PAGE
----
Does an ePortfolio have to be Based in an “ePortfolio” Platform?
Webinar with Shane Sutherland of PebblePad, May 6, 1-2 pm US EDT. Register under the calendar list at AAEEBL.org. You must register to attend.
This question comes up time and again. It is an interesting epistemological question but it is also a touchy issue – after all, the eportfolio business sector depends on institutions and individuals using eportfolio technology.
In practice, the concept of “eportfolio” is new to a lot of academics, and those academics who are choosing a technology to carry out eportfolio initiatives have so little experience choosing an enterprise application (a technology application potentially used by the whole campus), that they have little choice but to adopt an eportfolio technology that will show them, over time, how an eportfolio works.
We are in that awkward stage, technologically, where demand for eportfolio learning and assessment continues to grow but where the users – students and faculty – are, in many cases, unfamiliar with how to use an eportfolio or what to expect of the technology. Some institutions have gone through two or three iterations of eportfolio platforms as they try to find the best one for their uses. Other institutions find themselves with multiple eportfolio platforms on their campuses. I also hear stories of eportfolio vendors receiving a list of requirements from an institution that is overwhelming and nearly impossible to reply to as part of an RFP process.
In practice, therefore, the majority of eportfolio initiatives will probably continue to be tied to an eportfolio system named as such. The broader question for the field is “do we define ‘eportfolio’ by the technology or by the use?” Defining by the technology allows a precise definition – a core set of functionalities – but is “precise” the same as “useful”? Wouldn’t a technology-based definition become quickly obsolescent? Wouldn’t it limit our imaginations regarding the eportfolio idea?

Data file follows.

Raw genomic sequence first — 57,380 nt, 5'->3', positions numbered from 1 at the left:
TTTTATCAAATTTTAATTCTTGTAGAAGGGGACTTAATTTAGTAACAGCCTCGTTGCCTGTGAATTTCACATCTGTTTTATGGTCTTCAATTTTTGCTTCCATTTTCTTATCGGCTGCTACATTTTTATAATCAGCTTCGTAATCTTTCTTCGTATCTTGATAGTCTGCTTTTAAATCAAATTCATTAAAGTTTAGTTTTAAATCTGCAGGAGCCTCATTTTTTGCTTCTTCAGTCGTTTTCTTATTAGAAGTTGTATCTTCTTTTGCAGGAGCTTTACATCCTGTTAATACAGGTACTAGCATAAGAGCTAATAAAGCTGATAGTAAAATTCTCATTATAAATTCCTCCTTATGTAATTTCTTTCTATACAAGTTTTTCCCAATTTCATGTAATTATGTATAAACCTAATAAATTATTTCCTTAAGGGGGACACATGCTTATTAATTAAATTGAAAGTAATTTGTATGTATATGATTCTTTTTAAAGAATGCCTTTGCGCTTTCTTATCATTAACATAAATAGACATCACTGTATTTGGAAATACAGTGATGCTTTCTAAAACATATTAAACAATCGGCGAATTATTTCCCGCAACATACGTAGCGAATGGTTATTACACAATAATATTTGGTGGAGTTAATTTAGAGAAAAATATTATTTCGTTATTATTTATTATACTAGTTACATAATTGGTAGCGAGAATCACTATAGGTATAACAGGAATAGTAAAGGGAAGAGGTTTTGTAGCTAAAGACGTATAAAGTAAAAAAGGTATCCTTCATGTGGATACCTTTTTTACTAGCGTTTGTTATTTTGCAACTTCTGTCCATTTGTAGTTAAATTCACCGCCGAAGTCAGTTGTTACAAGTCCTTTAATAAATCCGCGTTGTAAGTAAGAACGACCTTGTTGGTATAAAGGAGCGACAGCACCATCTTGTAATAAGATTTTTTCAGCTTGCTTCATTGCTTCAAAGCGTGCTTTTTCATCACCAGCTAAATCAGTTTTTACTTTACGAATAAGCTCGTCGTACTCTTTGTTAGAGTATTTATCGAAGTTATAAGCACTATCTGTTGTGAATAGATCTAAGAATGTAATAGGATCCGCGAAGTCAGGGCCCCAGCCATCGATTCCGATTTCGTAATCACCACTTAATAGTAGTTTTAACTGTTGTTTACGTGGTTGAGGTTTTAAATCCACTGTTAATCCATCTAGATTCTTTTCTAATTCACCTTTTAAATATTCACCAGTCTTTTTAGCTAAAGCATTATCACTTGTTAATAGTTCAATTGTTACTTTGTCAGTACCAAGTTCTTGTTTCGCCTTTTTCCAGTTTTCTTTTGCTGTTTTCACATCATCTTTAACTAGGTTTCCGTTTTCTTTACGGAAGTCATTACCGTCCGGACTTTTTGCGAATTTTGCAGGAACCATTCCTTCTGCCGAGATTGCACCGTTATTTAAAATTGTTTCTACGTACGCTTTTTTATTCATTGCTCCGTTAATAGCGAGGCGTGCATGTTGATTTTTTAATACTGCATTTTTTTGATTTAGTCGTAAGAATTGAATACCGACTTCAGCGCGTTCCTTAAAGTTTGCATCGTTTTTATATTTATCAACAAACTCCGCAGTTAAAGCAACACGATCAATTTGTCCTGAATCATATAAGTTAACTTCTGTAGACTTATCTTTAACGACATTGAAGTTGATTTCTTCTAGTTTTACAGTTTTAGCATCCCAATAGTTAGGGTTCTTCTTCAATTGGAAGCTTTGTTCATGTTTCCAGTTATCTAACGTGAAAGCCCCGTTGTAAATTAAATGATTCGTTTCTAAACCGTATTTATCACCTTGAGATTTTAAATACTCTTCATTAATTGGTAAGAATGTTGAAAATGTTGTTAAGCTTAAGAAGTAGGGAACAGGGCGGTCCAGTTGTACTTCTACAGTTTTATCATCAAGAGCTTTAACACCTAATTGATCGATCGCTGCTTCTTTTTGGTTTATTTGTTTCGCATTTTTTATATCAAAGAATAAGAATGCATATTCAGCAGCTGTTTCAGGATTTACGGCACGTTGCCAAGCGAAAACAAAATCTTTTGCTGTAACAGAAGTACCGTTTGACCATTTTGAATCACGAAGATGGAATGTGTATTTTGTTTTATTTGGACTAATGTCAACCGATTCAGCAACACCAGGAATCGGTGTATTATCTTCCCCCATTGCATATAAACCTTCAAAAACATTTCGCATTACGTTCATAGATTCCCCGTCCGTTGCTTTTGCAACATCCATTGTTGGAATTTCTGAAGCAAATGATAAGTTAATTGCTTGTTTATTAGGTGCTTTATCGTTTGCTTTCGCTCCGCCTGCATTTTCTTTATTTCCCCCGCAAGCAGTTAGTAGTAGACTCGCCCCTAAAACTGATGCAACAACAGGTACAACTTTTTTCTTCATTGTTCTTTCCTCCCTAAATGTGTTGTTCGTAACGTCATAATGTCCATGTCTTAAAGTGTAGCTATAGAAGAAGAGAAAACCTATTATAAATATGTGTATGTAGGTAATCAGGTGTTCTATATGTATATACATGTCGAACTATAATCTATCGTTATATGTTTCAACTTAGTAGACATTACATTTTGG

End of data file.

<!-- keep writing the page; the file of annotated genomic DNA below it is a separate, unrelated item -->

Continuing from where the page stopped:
The persisting vision of “eportfolio” is immune to obsolescence: “a personal learning space that is owned by the individual who can set permissions, and with an archive of evidence of life experiences in multi-modal formats, that persists over time and can publish showcases to the web.” Or something like that.
We have a dilemma: if we opt for a precise technology function definition, we get precise but maybe not useful; if we opt for a more relativistic purpose definition, we get useful but not precise.
Here is Shane Sutherland’s position that he will present on May 6 at 1 pm US EDT in the AAEEBL/EPAC webinar series on “What is an ePortfolio?”
Putting purpose at the heart of our portfolio definitions
In this screenside chat Shane Sutherland will argue that our failure to distinguish between the portfolio system and its outputs is at the heart of much conversational confusion about eportfolios. How often do we hear learners exhorted to “log into the eportfolio and create an eportfolio” ?
The world is increasingly full of tools purporting to be portfolio systems but what differentiates a good portfolio system from a less good one? Shane thinks the question is moot. You actually have to start with a clear understanding of what you hope to achieve and you can only do that by understanding the kind of outputs, or portfolios, you require – which in turn is determined by purpose.
In this conversation Shane we will make the case for portfolios to be considered simply as presentational outputs, independent of the tools used to create them. He will suggest two framing characteristics -- format and utility -- along with a series of defining questions related to each and together leading to a tentative taxonomy.
Shane argues that, armed with a clear sense of the kinds of portfolios you want to create, individuals and institutions are much better placed to define the system they need – whether or not that system is labeled as a ‘portfolio system’.